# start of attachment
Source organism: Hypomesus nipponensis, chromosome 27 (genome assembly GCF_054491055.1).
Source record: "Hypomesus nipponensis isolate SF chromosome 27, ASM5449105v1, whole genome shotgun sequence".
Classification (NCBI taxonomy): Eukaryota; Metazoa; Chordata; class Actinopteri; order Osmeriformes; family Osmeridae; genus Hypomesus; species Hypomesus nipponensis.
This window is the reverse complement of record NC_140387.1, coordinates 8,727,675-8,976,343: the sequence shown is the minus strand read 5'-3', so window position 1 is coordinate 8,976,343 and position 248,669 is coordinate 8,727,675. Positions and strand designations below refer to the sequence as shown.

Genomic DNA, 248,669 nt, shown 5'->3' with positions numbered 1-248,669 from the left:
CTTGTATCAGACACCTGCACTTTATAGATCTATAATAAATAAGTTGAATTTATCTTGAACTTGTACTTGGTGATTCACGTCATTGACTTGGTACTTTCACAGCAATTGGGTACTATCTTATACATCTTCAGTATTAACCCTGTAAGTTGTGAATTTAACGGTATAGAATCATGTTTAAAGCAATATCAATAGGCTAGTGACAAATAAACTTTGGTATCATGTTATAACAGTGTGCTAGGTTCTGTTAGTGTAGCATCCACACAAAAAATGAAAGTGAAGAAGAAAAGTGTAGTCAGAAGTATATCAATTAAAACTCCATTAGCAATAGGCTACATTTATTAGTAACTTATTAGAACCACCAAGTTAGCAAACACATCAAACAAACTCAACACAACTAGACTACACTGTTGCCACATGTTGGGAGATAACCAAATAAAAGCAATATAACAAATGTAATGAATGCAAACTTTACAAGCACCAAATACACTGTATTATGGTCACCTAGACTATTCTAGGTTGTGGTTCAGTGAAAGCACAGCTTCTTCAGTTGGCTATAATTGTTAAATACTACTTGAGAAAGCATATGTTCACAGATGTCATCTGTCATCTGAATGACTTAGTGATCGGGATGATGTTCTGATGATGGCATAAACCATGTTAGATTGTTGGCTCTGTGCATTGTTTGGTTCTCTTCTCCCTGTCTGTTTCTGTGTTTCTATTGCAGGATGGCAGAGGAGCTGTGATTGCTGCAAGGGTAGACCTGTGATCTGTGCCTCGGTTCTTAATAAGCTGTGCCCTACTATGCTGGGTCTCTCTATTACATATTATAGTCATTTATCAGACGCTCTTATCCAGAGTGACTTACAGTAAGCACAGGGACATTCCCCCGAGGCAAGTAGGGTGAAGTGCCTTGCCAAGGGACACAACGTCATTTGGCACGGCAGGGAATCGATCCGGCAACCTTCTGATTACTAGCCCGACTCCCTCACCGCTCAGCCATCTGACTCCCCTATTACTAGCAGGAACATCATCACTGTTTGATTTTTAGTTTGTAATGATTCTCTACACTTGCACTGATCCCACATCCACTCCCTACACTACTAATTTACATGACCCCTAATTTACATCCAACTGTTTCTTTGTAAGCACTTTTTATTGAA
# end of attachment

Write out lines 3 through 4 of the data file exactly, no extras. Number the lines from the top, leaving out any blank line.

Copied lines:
Classification (NCBI taxonomy): Eukaryota; Metazoa; Chordata; class Actinopteri; order Osmeriformes; family Osmeridae; genus Hypomesus; species Hypomesus nipponensis.
This window is the reverse complement of record NC_140387.1, coordinates 8,727,675-8,976,343: the sequence shown is the minus strand read 5'-3', so window position 1 is coordinate 8,976,343 and position 248,669 is coordinate 8,727,675. Positions and strand designations below refer to the sequence as shown.